What strikes me, looking at the book, is how faithfully, and how beautifully, artist Young Kim has translated Meyer’s original vision. Kim, who has a fine arts background—in fact, this is her first foray into graphic novels—didn’t just read the book; she absorbed it. Her Bella is the Bella I had in my mind’s eye the first time I read Twilight; her Edward is the Edward I always imagined. It took me back to reading Twilight pre-movie: Kristen Stewart and Rob Pattinson faded into the background.

Meyer talked to us about all this, and more. Here are a few snippets from our conversation:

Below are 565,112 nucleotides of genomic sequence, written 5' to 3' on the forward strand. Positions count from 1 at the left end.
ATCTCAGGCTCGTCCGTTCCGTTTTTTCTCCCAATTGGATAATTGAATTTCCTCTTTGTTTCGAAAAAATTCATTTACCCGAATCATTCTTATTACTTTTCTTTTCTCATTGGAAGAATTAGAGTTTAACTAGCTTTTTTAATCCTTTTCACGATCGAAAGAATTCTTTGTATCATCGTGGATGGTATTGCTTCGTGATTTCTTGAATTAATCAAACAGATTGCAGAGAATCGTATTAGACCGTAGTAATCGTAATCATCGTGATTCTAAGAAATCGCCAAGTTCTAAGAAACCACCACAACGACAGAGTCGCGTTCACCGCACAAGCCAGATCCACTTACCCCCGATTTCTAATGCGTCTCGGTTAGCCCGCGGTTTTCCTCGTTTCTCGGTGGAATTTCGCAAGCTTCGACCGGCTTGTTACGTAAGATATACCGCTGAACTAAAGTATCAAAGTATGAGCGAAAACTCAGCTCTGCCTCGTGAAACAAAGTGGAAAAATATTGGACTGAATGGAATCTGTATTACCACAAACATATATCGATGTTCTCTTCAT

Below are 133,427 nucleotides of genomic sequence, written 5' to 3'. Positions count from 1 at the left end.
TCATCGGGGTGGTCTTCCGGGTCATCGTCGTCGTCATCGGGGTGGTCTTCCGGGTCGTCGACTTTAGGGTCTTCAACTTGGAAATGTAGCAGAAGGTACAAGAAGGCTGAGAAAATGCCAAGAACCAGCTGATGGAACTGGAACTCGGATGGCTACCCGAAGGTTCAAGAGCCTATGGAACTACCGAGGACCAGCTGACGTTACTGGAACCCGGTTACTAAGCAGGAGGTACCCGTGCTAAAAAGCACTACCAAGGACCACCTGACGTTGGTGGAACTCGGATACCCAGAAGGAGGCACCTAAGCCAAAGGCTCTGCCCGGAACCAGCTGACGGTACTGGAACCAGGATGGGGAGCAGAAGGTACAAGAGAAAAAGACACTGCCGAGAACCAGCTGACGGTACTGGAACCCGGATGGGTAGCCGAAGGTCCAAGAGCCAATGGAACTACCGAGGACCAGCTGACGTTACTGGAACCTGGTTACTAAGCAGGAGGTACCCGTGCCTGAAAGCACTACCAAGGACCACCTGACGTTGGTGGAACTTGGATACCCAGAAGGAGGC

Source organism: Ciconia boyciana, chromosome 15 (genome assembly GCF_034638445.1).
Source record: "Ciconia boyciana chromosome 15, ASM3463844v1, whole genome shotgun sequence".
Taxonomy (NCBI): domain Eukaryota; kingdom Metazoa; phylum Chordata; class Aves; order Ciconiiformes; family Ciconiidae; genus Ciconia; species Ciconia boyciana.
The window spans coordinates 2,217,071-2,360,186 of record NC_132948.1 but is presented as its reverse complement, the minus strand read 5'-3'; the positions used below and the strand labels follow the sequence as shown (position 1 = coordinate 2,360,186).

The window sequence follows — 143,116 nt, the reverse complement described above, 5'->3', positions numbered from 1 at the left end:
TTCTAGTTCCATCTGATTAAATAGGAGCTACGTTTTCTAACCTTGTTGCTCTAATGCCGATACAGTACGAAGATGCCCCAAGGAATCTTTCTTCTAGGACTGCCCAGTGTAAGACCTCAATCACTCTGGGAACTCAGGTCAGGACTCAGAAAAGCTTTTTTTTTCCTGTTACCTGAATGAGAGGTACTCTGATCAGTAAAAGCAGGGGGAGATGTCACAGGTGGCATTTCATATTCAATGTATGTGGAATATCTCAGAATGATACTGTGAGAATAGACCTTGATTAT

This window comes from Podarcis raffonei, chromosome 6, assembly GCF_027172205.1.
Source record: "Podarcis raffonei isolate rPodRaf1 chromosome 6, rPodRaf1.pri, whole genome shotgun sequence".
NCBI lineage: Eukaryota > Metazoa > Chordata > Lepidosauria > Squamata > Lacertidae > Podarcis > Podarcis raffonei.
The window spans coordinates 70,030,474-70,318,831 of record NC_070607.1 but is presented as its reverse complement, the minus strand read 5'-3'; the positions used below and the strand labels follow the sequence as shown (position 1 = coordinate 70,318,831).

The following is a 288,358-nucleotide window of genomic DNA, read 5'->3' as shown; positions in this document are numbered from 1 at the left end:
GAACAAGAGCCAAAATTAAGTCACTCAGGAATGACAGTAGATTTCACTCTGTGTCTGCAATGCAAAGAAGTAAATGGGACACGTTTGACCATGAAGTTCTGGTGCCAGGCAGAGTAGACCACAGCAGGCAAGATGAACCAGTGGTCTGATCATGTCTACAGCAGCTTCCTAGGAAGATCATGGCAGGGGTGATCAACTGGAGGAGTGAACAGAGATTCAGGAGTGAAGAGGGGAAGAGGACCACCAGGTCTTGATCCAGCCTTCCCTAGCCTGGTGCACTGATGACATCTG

The text of your original novel is boiled down so carefully that it doesn’t feel like anything is missing. Were you the one who did that?

I was definitely involved.  I didn’t do the original “script” for the book, so to speak.  But when I got the dialogue with the images, I did a lot of tinkering. In a couple of places, I asked for missing scenes to be inserted.  For example, the conversation in the car that Bella and Edward have after she faints in Biology.

How does the feeling of reading the graphic novel compare to that of reading the original? Does it bring something new to the experience for you?

For me, it takes me back to the days when I was writing Twilight.  It’s been a while since I was really able to read Twilight; there is so much baggage attached to that book for me now.  It seems like all I can see are the mistakes in the writing.  Reading Young’s version brought me back to the feeling I had when I was writing and it was just me and the characters again.  I love that.  I thank her for it.